Posted: December 6, 2012 in Main Core - How to Build a tiny linux Distro
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2.1.1    Existing Systems


There are no ideal operating system having features like portability, scalability, small in size, easily bootable, ease of installation, deployment and use.The table below offers a quick feature comparison of operating systems

Platform Comparison Chart
System Connectivity Stability Scalability Multi-user Multi-platform POSIX Non-proprietary Avg. Price
Legacy System Poor Good Medium-Huge Yes No No No $$$$
MS-DOS None Poor Small No No No No $100
Windows 3.x Poor Poor Small No No No No $100
Windows 08 Excellent Fair Small-Huge Yes Yes Yes No $240
WindowsNT SMB+ Fair Small-Medium Yes Yes, 2 Some No $500
UNIX Excellent Excellent Small-Huge Yes Yes, Many Yes No $5000
*BSD Good Excellent Small-Large Yes No Yes Yes $50
Linux Excellent Excellent Small-Huge Yes Yes, Many Yes Yes $50

Table 1: Characteristics of Different Operating Systems

2.1.2 Requirements of New System


  • It can be able to run in minimum requirement systems (64 MB Ram)
  • It can be portable through a flash drive, or via a CD or via a Memory Card.
  • It can be a complete bootable distro which runs in the random access memory, rather than   loading from the hard disk drive.
  • It can be also possible to install on Hard Disk.
  • It can run on a computer lacking secondary storage and allowing users to rescue data.
  • The base install contains a paint tool, a pdf reader, a multimedia player and a couple of text editors.
  • It can contain an install/upgrade/update option for including other applications.



2.1.3 Proposed System


Every user who is experienced in the existing system may think of a system that may ease the hardness and difficulty of their jobs since a lot of carryovers and transferring are carried out each day.   A lot of effort and money are wasted each day so they think about the new system.   The proposed system is designed in such a way to avoid the limitations of the existing system.


The proposed system has been designed to eliminate the major disadvantages of the existing systems. The additional features and facilities provided in the proposed system such as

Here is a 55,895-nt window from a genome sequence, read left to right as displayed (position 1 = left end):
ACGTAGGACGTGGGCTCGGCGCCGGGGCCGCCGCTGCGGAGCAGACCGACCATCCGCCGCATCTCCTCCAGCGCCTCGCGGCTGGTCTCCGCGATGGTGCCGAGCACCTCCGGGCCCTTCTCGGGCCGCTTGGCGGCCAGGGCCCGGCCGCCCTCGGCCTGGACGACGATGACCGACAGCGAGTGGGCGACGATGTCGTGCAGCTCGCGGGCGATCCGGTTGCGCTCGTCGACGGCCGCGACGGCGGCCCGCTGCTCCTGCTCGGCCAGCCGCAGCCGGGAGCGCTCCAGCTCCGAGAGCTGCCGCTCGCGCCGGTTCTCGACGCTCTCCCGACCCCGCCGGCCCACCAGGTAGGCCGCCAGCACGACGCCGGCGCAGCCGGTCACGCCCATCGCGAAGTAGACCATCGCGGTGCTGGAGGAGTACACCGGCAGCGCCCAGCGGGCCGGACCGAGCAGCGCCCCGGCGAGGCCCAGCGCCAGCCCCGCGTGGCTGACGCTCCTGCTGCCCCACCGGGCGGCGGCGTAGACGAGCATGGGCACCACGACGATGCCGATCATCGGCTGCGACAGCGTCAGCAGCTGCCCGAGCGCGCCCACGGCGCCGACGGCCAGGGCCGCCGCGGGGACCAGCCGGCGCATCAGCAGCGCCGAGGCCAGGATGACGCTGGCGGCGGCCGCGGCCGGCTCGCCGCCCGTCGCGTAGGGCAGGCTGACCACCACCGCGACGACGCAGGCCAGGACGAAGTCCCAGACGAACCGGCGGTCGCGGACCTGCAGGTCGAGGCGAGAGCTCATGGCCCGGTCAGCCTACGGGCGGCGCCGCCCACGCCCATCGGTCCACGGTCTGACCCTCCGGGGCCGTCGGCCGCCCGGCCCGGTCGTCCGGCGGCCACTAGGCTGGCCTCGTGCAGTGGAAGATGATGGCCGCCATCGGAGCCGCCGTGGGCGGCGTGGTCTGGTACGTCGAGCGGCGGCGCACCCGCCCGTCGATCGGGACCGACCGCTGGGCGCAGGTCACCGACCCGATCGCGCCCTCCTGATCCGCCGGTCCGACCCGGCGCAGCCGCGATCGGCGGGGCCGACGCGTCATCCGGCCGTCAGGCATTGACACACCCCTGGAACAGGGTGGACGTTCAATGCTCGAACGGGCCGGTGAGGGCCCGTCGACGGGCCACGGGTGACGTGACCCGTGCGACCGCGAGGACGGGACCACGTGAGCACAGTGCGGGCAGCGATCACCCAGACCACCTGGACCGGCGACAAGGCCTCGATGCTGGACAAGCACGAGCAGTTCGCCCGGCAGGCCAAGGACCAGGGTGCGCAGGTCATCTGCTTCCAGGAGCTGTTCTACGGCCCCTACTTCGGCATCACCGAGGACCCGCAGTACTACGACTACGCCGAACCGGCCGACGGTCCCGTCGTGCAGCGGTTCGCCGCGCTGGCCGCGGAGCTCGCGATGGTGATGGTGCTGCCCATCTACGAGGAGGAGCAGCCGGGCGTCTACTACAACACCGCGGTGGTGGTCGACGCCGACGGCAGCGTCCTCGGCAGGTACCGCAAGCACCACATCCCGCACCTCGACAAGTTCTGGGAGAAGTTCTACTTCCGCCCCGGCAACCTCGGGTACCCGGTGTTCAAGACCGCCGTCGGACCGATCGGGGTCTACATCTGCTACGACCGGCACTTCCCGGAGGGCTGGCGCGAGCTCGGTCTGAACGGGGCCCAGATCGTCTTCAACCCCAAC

• Portability
  • Scalability
  • Small in size
  • Easily bootable
  • Ease of installation, deployment and use

2.1.4    Technical/Economical/Operational Feasibility


Technical feasibility centres around the existing computer system (hardware, software etc.) and to what extend it can support the proposed system addition. Requirements of our system are Minimum 64 MB RAM., Less than 300 MB hard disk space (for installation only).

Considering the Economic feasibility, our proposed system is purely an open source, freely distributable and can be freely downloadable from the website

Considering Behavioural feasibility, the people are inherently resisted to change and the computers have been known to facilitate change. But still proposed system having a GUI like commonly used operating systems, it doesn’t require special effort to educate, sell and train the user on the new way of conduction business.

That is proposed system is feasible under the current scenario. But it’s so much difficult to build an ideal system within a couple of months.

2.1.5 System Requirement Specification

Software applications to be used Linux 2.6 Kernel, Enlightenment toolsSquashfs tools, advcomp library, linux Mint as a remastering platform, gzip library for zipping and unzipping. Zcat library for extracting and archiving iso.
Storage Requirements No Hard Disk Storage space required for live running, else it needs less than 300 MB for HD installation.
System Memory Minimum 64 MB RAM
Input Devices Needed Mouse/Touch Pad, Keyboard.
Output Devices to be used Monitor
Network Wi-Fi/LAN Needed For Additional Installation/Updating.

Table 2: System Specification



2.2.1    Source Code Modification Module